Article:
Grand ambitions for ancient canal
Beijing, Hangzhou working together to explain and promote contemporary value of historic waterway that connects them
The second Beijing-Hangzhou Dialogue on the Grand Canal was held in the capital on Wednesday, as the two cities look to strengthen their cooperation in protection, inheritance and utilization of the Grand Canal culture belt.
Part of the Grand Canal built during the Sui and Tang dynasties (581-907), the Beijing-Hangzhou Grand Canal connects southern and northern China and features a wealth of historic and cultural heritage, and it continues to be a means of transportation, irrigation and flood control.
The Beijing-Hangzhou Dialogue was initiated last year. The two cities are taking turns to host this annual event, which is aimed at promoting the construction of the Grand Canal cultural belt and exploring a new model of regional cooperation and cultural development.
At the opening ceremony of this year's event, Du Feijin, head of the Beijing Publicity Department, said the Beijing-Hangzhou Grand Canal Dialogue is an important initiative to bring together the wisdom and strength of cities along the canal.
To better promote the construction of the Grand Canal cultural belt, Du suggested that the two cities enhance their understanding of the Grand Canal culture and make efforts to protect and repair the canal and explain the contemporary value of the Grand Canal culture.
An initiative to develop and share the Grand Canal culture was proposed at the opening ceremony of the event, which highlighted the protection of the Grand Canal.
There are more than 450 national intangible cultural heritage sites along the canal.
The organizing committee of the event called for regional coordination to build a Grand Canal cultural community and promote the development of culture and tourism along the canal.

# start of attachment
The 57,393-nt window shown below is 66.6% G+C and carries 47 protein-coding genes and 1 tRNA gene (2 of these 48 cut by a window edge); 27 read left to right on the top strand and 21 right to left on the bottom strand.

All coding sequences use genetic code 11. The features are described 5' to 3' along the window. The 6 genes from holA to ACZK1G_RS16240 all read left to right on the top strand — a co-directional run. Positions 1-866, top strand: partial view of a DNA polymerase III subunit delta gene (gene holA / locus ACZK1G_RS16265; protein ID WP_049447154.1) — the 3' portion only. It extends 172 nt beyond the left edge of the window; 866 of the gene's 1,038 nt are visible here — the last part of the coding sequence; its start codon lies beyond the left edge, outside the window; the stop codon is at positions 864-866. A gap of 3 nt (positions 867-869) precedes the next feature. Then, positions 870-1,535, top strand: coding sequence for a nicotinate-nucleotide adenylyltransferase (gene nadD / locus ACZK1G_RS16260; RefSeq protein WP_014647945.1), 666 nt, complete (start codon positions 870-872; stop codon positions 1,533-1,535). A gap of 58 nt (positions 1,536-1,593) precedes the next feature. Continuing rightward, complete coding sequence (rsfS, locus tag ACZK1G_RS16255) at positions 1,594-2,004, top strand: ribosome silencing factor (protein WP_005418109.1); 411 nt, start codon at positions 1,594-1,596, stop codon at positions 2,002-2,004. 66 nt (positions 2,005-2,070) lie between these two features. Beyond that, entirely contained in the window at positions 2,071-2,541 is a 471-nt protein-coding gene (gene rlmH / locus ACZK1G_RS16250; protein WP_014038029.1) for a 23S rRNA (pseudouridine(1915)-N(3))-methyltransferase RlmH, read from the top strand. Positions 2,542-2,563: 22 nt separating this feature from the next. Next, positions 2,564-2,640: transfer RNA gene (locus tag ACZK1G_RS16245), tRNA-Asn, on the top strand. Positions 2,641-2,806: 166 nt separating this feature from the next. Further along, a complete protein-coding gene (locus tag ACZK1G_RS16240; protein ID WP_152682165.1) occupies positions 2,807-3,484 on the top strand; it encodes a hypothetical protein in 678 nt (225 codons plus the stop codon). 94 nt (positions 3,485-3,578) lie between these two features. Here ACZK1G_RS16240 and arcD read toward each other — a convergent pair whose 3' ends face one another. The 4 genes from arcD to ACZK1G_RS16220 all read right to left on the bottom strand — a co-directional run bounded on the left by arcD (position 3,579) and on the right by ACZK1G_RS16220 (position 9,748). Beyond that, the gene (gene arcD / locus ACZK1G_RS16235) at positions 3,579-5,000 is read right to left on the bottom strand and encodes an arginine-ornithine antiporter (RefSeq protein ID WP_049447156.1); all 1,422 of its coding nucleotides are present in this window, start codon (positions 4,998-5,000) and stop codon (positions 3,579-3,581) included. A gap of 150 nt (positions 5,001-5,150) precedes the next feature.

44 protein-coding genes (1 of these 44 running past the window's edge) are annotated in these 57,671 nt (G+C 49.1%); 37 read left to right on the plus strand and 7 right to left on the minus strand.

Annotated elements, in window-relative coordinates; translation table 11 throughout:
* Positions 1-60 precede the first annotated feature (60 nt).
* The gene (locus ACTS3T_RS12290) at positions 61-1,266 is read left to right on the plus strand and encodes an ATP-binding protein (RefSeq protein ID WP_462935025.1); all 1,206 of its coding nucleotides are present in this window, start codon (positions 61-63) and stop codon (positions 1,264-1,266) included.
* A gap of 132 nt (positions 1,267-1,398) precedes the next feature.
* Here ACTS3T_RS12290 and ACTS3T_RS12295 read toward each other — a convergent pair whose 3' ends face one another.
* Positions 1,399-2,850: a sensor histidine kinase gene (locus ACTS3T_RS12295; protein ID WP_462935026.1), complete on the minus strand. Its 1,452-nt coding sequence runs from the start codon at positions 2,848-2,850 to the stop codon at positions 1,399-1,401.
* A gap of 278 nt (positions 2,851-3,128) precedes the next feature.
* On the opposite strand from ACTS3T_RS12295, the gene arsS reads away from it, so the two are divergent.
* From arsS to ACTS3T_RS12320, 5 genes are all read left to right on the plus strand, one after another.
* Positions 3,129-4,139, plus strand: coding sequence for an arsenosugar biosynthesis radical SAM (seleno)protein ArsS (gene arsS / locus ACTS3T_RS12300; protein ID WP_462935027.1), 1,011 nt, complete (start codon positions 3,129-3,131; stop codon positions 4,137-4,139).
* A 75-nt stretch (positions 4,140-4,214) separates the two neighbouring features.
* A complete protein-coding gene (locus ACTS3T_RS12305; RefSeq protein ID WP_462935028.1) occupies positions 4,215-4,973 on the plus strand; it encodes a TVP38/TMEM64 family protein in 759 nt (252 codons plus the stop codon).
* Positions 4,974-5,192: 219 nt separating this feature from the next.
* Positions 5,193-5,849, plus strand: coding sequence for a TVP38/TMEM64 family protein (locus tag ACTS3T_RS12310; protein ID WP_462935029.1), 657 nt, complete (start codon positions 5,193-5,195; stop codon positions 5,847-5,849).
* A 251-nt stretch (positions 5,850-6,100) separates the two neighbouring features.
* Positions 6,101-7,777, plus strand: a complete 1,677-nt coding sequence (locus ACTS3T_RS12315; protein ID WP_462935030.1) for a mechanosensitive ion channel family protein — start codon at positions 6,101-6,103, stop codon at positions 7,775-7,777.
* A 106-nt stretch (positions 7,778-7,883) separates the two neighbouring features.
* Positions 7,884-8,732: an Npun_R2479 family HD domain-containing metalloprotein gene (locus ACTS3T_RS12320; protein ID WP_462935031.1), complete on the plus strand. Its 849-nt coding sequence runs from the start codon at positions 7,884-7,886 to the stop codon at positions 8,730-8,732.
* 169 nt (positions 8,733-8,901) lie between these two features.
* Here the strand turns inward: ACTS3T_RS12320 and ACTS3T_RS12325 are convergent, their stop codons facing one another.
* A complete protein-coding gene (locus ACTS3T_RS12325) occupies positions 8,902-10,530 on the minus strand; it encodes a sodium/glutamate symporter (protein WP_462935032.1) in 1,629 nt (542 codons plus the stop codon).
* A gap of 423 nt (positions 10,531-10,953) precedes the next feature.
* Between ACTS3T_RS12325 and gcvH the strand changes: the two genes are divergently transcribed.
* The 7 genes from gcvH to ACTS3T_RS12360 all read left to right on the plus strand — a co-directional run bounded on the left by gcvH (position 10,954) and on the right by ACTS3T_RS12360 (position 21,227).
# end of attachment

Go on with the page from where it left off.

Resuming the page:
The Grand Canal was listed as a world heritage site in 2014, which has enhanced its international influence. With a more open and inclusive attitude, one of the initiative's goals is to help the canal go global.
This year's dialogue has strengthened the exchange with the World Historical and Cultural Canal Cities Cooperation Organization, which signed an agreement with the Beijing, Zhejiang and Hangzhou governments as well as China News Service to establish a cooperation framework in a bid to promote the protection, inheritance and utilization of the Grand Canal culture.
Representatives of other canal cities and experts on canal research delivered speeches via videos at the opening ceremony.
David Edwards-May, president of Inland Waterways International, said he was inspired with China's strong awareness of the canal's cultural significance and the country's practices in its protection and preservation.
"The canals are an invaluable natural resource but they require work to maintain and develop," he said.
The Beijing Bureau of Culture and Tourism and its counterpart from Zhejiang province signed another agreement on the opening day to complement each other's cultural resources in a bid to boost high-quality development of one another's tourism industries.
A third agreement was inked by Bank of Beijing and Bank of Hangzhou during the forum. The banks jointly issued financial products related to Grand Canal culture, the first of its kind for the two cities. The move is expected to enhance cooperation between the cities and advance the construction of the Grand Canal cultural belt, officials said.
In addition, the event, held on Sept 23-27, also featured picture and book exhibitions on the Beijing-Hangzhou Grand Canal and other activities. The event's co-organizers included the Information Office of the Beijing municipal government.
Representatives of the information offices of Beijing municipal and Zhejiang provincial governments, the Hangzhou city government and the World Historic and Cultural Canal Cities Cooperation Organization sign an agreement over the Beijing-Hangzhou Grand Canal preservation, protection and promotion during a recent dialogue held in Beijing. CHINA DAILY
Ancient books collected at the Zhejiang Library in Hangzhou are displayed at the Beijing-Hangzhou Dialogue on the Grand Canal on Wednesday. CHINA DAILY
A staff member introduces an ancient porcelain vase to a foreign visitor during the event. CAO YINGYING/CHINA DAILY
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